Rheumatic fever

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Rheumatic fever is an inflammatory reaction to an infection (such as an untreated strep throat) caused by group A streptococcus bacteria. It is named rheumatic fever because of its similarities with the symptoms of rheumatism which involves the joints and connective tissues. According to the World Health Organization, rheumatic fever and rheumatic heart disease still remain to be one of the most common causes of cardiovascular disease in the whole world, most specifically in areas with poor living conditions. The agency recommends all countries to have a well-managed public health program to lessen the incidence of this disease.

Contents

Signs and symptoms

The symptoms of rheumatic fever usually appear during the first to fifth week of infection caused by the Group A streptococcus bacteria. The symptoms are:

  • Fever
  • Chest pain
  • Abdominal pain
  • Small, painless nodules beneath the skin
  • Shortness of breath
  • Swollen, painful, tender joints
  • Rapid, fluttering heart beat
  • Inappropriate laughing or crying
  • Sore throat without other cold symptoms such as runny nose
  • Jerky, uncontrollable body movements
  • Flat, or slightly raised painless rash with a ragged edge
  • Difficulty in swallowing
  • General weakness or fatigue
  • Blood discharge from the nose
  • Tender, swollen lymph nodes

Though some of the manifestations of this disease usually occur on different parts of the body, almost all of the symptoms resolve quickly. The only exception is rheumatic heart disease which may persist after all the other symptoms have disappeared. Typically, patients between the ages 5 to 15 years old are more prone to have rheumatic heart disease if they have been infected with rheumatic fever that starts with strep throat or scarlet fever.

Causes and risk factors

Rheumatic fever is brought about by an infection caused by group A streptococcus bacteria, such as strep throat or scarlet fever. The body releases antibodies to fight the infection. However, streptococcus has a protein similar to some tissues of the body. Thus, the antibodies are “tricked” into thinking that they also need to fight the tissues as if they are also causing the infection. Unfortunately, these tissues are the ones found in the heart, joints, skin, and the central nervous system.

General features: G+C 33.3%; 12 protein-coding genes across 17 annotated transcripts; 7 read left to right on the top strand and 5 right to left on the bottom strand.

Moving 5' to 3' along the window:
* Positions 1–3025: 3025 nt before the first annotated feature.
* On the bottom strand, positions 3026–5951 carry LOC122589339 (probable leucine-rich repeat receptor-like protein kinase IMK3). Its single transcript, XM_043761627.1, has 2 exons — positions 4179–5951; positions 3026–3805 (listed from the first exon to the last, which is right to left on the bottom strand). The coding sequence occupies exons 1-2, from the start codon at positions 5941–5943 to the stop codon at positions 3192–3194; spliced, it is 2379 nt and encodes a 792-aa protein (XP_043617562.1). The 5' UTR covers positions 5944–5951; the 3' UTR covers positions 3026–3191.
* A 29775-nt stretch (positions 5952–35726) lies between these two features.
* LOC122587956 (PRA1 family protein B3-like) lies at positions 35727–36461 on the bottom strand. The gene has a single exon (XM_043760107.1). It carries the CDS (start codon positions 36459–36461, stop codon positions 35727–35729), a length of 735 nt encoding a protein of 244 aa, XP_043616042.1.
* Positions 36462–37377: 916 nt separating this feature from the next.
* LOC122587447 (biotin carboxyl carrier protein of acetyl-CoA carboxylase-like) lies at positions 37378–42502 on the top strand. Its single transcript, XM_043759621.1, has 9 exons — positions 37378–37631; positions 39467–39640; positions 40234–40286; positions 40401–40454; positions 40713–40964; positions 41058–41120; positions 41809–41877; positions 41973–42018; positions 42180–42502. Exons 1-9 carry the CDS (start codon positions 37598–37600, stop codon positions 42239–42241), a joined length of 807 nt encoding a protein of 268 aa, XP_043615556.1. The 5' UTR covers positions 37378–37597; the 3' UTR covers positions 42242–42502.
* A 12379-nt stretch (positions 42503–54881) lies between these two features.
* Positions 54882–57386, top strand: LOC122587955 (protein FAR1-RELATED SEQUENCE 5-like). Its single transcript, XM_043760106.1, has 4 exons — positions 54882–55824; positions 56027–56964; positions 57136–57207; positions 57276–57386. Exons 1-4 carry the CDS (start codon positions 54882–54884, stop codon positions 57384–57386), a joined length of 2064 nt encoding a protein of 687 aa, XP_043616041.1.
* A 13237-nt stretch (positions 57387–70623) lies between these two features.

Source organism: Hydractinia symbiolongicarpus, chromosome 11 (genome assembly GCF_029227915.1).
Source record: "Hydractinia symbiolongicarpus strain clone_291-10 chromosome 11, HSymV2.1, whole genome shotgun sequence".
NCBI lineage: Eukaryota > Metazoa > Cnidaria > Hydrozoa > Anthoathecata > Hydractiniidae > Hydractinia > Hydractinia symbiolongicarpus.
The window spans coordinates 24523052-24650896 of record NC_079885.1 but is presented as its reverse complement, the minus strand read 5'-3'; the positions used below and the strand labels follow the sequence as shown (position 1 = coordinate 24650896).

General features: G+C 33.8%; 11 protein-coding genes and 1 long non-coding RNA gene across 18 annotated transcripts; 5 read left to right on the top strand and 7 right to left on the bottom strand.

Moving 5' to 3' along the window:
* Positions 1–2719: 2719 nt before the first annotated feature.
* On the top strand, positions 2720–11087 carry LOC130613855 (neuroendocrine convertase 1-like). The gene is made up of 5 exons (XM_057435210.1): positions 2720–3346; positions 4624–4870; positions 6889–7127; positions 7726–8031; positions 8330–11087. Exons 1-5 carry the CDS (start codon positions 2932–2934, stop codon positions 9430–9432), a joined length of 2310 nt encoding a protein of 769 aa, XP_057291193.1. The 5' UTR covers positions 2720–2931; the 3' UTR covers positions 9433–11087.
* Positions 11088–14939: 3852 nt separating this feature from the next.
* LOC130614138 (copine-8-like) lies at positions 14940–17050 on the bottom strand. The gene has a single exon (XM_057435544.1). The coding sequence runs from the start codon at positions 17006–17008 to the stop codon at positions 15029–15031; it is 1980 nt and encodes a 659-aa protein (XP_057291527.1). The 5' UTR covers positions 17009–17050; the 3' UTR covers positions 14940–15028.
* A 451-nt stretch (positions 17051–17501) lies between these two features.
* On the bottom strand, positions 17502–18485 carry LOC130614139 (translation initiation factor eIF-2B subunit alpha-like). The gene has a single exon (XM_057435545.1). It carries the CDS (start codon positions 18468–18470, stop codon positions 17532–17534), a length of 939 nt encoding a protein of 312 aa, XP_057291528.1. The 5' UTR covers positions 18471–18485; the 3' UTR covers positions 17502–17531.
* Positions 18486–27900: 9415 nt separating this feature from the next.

Group A streptococcus bacterial infections on the skin or in other parts of the body rarely triggers rheumatic fever.

There are people who carry a gene or genes that makes a person more at risk for developing rheumatic fever. Moreover, the there are strains of the streptococcus bacteria that are more powerful and are more likely to cause rheumatic fever than the other strains.

Rheumatic fever has been considered a disease of the poor. The disease usually occurs in places that have poor environmental sanitation and are overcrowded therefore making transmission or multiple exposures to the bacteria possible.

Diagnosis and tests

  • Blood test for repeated strep throat infections
  • Complete blood count
  • Electrocardiogram (ECG) - To check for heart inflammation or poor heart function.
  • Echocardiography - Sound waves are used to produce live action images of the heart to check for inflammation. One of the late signs of rheumatic fever is the damage to the heart valves which can also be revealed by the echocardiogram.
  • Erythrocyte sedimentation rate (ESR) – To measure how much inflammation there is in the body.

Possible complication

Treatment, prevention, and control

Treatment of rheumatic fever focuses on the following:

  1. Get rid of remaining streptococcal infection.
  2. Lessen the inflammation of the heart.
  3. Limit physical activity to prevent further inflammation of the affected organs.
  4. Reduce mental and emotional stress.

Antibiotic treatment is administered to address the streptococcus bacteria. For children, penicillin taken orally or through injections may be recommended. Meanwhile, aspirin is also given to reduce fever, inflammation, and pain. For severe heart inflammation, corticosteroids, such as prednisone, may be given. Other medications, such as anti-convulsant medications, may be given to address complications. Total bed rest is advised to avoid adding more pain to the inflamed joints.

Since rheumatic fever is prevalent in over-populated areas, environmental sanitation is also promoted to help reduce infection. It is advised to immediately treat streptococcus infections with antibioticsto prevent the development of complications.

Cases in the Philippines

It has been documented that heart diseases, pediatric and adult cases combined, account for 8 percent of the cases in the hospitals in the Philippines. It appears that the cases are increasing year after year. The leading cause for cardiac disorders is rheumatic fever which accounts for 54.9% of pediatric cardiac cases and 46.6% of adult cardiac cases. The average prevalence rate for rheumatic fever is 47.1%. Cases of rheumatic disease are more frequent in the less fortunate patients. The Philippine Heart Association has been aiming to decrease the morbidity and mortality rates of rheumatic fever by implementing programs for it. At present, their goal is to deliver community-oriented programs to further improve the quality of care and to decrease the mortality and morbidity rates especially among the poor. The programs involve preventive, curative, and rehabilitative aspects of a patient who has rheumatic fever and rheumatic heart disease. In cooperation with the RF/RHD Foundation and the Department of Health, this program provides free penicillin treatment to indigent rheumatic fever and rheumatic heart disease patients.

References